/s/ Russell Betts 
/s/ Joe McKee

 

— City Clerk, City of Desert Hot Springs

Leer la legislación propuesta

Legislación propuesta

ORDINANCE NO. 

AN ORDINANCE OF THE PEOPLE OF THE CITY OF DESERT HOT SPRINGS, AMENDING SECTION 2.04.050 (“SELECTION AND ROTATION OF MAYOR AND MAYOR PRO TEM”) OF THE CITY OF DESERT HOT SPRINGS’ MUNICIPAL CODE CHAPTER 2.04 (“CITY COUNCIL”) SELECTING THE MAYOR ON A ROTATING BASIS WITH THE PROCEDURE FOR ROTATION TO BE ADOPTED BY ORDINANCE OF THE CITY COUNCIL, AND ALL CITY COUNCIL SEATS TO HAVE A FOUR YEAR TERM, TO COMMENCE IN THE YEAR 2020.

THE PEOPLE OF THE CITY OF DESERT HOT SPRINGS DO ORDAIN AS FOLLOWS:

Section 1.                   AMENDMENT TO SECTION 2.04.050

That Section 2.04.050 of the Desert Hot Springs Municipal Code shall be amended to read as follows (amendments are reflected in bold, italicized, and underlined):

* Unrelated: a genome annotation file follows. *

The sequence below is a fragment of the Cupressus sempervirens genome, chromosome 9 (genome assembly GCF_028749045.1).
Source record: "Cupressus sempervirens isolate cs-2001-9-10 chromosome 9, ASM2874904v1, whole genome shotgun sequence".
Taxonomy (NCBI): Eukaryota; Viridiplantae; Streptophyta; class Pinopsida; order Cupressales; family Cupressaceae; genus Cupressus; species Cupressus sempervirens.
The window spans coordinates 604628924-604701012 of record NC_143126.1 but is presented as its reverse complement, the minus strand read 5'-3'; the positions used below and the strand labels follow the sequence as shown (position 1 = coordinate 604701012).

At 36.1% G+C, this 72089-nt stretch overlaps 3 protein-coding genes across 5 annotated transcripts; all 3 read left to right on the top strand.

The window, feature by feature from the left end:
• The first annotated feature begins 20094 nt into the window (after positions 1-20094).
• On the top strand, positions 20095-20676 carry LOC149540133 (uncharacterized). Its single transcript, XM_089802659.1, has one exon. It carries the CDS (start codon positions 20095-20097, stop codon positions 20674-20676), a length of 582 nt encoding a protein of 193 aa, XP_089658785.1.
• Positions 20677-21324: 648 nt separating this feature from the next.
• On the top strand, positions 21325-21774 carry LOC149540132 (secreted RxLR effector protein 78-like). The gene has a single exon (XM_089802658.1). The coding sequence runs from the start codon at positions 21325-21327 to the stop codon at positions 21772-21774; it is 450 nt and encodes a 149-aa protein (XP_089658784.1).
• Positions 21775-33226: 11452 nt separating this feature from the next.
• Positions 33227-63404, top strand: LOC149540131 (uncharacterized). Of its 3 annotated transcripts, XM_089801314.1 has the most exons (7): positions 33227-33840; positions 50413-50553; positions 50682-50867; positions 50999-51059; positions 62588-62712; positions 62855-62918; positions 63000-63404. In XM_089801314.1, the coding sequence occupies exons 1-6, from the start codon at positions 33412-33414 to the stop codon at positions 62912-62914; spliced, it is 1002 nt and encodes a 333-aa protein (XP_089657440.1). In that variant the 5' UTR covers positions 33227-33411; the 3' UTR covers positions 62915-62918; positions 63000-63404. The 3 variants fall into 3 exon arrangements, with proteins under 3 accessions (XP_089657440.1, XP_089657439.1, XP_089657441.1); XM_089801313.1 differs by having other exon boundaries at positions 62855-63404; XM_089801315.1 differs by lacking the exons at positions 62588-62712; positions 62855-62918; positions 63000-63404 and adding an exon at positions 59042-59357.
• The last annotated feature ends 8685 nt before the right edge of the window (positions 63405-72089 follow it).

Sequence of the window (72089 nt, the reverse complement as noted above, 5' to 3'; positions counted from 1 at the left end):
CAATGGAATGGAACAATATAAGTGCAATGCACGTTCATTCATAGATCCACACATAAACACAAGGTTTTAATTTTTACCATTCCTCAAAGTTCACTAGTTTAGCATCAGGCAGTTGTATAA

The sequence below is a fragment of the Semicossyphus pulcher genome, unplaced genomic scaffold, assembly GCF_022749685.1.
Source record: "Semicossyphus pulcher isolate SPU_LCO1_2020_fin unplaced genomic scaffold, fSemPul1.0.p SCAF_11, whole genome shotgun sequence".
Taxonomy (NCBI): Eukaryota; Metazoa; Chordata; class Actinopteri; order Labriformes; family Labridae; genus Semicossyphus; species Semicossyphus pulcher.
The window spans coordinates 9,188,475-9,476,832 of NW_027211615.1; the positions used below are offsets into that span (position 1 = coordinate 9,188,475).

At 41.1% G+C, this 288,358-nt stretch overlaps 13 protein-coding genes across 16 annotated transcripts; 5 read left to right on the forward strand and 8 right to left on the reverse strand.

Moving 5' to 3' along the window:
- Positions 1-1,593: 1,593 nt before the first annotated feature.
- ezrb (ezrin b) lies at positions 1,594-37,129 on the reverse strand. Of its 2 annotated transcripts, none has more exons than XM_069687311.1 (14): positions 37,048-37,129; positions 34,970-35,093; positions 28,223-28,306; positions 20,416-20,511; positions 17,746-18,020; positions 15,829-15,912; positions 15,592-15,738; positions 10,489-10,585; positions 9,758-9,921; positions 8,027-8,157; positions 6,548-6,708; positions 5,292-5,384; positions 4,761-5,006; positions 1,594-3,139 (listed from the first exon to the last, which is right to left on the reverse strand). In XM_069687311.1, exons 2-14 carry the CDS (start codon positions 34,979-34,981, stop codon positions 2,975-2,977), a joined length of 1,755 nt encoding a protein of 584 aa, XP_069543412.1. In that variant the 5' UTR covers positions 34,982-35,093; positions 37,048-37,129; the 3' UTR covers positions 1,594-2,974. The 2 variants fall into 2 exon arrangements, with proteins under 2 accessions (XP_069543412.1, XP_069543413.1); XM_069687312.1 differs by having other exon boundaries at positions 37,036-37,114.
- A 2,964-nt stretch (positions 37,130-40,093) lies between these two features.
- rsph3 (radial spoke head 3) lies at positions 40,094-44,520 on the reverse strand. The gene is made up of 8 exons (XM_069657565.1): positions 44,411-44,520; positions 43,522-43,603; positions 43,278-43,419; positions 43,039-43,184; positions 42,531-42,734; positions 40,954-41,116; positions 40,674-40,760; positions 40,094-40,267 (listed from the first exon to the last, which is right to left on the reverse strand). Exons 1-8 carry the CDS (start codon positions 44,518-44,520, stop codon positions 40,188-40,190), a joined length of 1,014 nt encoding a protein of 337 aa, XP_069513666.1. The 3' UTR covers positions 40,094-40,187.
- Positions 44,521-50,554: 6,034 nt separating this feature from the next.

2.04.050 Selection and rotation of Mayor and Mayor Pro Tem.

Selection of Mayor Pro Tem shall be addressed in the City Council Meeting

Guidelines and Procedure, and may be changed by resolution.           

A.           Commencing in the year 2020, at the second regular meeting in November,  the mayor shall be chosen by the City Council, pursuant to the procedures set forth in an Ordinance to be adopted by the City Council, which Ordinance shall be adopted at least six (6) months prior to November 2020.

B.           All City Council seats shall have a four (4) year term.

Section 2.                   VOTER APPROVAL